Bridgewater’s Curtis Read: Photographs From 40 Years Ago Shared in Exhibition at Library

by Loumarie I. Rodriguez | Posted: Wednesday, December 10, 2014 6:00 am

BRIDGEWATER — Since 1972, First Selectman Curtis Read‟s photos, documenting his trip around the globe were left untouched for 40 years.
He finally began to go through negatives and slides in 2012. The results are currently on exhibit at the Burnham Library.

From 1971 to 1972, Mr. Read went on a nine-month journey to various countries, photographing people and their daily lives.

Bridgewater First Selectman Curtis Read poses with his original passport photo.  Photo Credit- Rodriguez

Bridgewater First Selectman Curtis Read poses with his original passport photo.
Photo Credit- Rodriguez

Mr. Read considered himself to be a serious photographer at the time. He graduated from Hamilton College with a degree in photography and film. During his adventure, Mr. Read saw history in the making, including seeing a glimpse of Fidel Castro who wasvisiting Chile at the same time as Mr. Read.

He also saw the refugees that flocked into Kolkata, India, during the Bangladesh Liberation War.
Mr. Read documented his journey from country to country through photos and some journal entries. The exhibit at the Burnham Library displays 35 of his photographs.
Half of the photos were shot with colored filters; the other half are in black and white with a focus on people rather than landscapes. Mr. Read referred to the 35mm photos as a time capsule because of the old form they were taken in.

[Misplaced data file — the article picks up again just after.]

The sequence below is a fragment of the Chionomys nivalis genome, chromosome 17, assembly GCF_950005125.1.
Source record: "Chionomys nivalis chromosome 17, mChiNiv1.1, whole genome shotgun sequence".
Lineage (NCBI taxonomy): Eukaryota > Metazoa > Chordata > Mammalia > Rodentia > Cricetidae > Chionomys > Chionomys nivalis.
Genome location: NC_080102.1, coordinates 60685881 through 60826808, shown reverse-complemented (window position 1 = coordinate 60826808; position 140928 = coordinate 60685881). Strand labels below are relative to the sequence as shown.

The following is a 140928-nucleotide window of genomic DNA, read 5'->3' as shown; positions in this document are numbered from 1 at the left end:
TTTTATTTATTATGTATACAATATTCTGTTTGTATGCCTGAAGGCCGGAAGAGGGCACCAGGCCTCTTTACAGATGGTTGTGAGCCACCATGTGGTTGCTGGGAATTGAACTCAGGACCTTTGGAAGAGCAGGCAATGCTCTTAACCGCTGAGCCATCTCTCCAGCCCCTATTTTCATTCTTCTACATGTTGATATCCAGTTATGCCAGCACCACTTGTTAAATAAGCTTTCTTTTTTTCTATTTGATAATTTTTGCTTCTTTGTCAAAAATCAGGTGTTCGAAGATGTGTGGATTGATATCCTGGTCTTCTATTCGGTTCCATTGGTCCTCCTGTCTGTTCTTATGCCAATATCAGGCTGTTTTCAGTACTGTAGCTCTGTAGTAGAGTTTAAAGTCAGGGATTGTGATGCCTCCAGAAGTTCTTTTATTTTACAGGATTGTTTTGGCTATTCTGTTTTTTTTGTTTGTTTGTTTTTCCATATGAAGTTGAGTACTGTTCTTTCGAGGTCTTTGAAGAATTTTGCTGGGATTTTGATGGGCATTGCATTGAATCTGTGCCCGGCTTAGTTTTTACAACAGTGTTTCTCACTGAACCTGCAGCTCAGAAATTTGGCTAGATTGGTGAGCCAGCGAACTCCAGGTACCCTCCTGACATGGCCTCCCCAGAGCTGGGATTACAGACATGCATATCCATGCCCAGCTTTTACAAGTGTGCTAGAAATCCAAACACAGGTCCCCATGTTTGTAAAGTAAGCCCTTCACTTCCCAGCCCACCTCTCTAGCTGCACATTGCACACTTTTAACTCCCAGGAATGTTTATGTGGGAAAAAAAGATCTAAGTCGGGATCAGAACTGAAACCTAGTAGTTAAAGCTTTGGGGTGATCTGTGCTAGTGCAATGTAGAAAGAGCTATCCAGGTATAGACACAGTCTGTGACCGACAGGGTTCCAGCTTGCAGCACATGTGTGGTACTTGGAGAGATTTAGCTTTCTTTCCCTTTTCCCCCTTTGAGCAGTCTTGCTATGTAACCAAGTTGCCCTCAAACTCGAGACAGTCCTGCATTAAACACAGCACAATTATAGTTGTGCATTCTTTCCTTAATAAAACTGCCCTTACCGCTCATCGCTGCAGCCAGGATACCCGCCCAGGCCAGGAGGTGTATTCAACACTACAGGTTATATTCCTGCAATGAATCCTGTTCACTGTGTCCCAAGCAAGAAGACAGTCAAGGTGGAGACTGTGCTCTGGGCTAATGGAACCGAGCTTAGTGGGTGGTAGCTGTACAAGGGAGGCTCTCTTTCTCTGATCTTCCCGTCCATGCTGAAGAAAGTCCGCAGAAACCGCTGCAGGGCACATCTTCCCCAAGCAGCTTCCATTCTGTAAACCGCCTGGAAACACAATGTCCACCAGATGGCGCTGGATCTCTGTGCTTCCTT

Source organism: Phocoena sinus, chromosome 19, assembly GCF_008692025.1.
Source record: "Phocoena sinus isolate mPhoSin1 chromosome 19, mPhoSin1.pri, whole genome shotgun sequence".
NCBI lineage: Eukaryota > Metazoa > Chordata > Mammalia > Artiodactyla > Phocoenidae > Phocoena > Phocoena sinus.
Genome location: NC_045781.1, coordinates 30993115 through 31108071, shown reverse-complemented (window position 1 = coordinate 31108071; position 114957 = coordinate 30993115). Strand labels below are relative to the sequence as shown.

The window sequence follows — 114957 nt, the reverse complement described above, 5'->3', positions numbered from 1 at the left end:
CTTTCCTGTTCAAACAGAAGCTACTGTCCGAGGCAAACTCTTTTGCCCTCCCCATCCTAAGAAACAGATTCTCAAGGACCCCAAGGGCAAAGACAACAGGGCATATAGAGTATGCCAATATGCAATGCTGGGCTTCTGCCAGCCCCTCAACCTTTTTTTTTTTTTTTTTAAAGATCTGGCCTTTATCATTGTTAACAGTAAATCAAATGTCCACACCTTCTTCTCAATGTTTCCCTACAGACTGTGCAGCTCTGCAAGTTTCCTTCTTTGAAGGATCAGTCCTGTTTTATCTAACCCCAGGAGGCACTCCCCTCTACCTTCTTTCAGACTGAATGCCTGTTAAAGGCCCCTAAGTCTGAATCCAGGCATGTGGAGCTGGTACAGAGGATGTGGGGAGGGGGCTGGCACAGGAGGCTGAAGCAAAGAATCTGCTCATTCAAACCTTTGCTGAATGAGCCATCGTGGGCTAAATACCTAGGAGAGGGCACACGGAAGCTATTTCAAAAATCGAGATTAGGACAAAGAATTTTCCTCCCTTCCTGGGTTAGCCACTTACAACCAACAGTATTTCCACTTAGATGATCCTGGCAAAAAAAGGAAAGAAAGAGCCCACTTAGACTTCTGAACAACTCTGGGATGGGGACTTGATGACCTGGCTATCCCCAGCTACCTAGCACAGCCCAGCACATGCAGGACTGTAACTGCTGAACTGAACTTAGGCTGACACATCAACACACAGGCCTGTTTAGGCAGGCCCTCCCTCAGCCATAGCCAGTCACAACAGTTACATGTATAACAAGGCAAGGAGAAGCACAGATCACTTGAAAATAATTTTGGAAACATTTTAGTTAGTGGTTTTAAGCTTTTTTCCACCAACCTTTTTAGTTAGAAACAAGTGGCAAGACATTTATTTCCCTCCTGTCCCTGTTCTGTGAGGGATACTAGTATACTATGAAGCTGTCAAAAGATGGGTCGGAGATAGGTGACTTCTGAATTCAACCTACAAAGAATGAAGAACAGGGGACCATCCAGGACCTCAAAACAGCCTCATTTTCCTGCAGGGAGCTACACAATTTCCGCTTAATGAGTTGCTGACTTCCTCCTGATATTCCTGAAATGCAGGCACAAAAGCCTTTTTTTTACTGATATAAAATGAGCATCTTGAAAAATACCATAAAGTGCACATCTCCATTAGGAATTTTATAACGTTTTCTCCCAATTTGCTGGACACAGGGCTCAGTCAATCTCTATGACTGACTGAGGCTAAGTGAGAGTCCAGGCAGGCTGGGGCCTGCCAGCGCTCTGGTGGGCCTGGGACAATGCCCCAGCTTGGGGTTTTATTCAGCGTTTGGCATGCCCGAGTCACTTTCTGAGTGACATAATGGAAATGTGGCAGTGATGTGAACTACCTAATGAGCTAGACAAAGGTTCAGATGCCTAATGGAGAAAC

“You couldn‟t burn a lot of pictures,” said Mr. Read. “I was carrying a lot of stuff and I didn‟t want to have 50 rolls of film in the bottom of my backpack trekking through mountains.”
His journey began with a flight out of John F. Kennedy Airport with a friend who accompanied Mr. Read for five months of the trip.
Mr. Read said the trip was more about photography and not about getting wild.
“There were people on the road then that were going around the world to pleasure themselves with drugs and whatever,” said Mr. Read. “That was

definitely going on in the early „70s and late „60s.”
Mr. Read had purchased an around-the-world plane ticket and set out to fulfill what he described as his “wanderlust.”
He began in South America. While in Chile, which was experiencing political turmoil at the time, he and many other American travelers were placed under house arrest because of a visit from Fidel Castro, the former leader of the Cuban communist party.

Fidel Castro in Havana, Cuba 1978.  Photo Credit-

Fidel Castro in Havana, Cuba 1978.
Photo Credit-

“They rounded up all the Americans they could find and said we were either spies or potential spies and they took away our cameras,” said Mr. Read. “They left us in the hotel.”
He said his hotel was in southern Chile on a main street with guards outside the doors. While leaning out the balcony on his second floor hotel room, Mr. Read saw both Castro and former Chilean President Salvador Allende in front of his hotel. Allende was assassinated a year after Mr. Read‟s trip. During the trip, Mr. Read and his friend picked up odd jobs. In Rio de Janeiro, Mr. Read taught photography classes. He also worked as sound person for a film and was a bodyguard for a Brazilian businessman while in Brazil.
He bought opals in Australia and sold them in Singapore and even free- lanced a few of his photographs for a German magazine.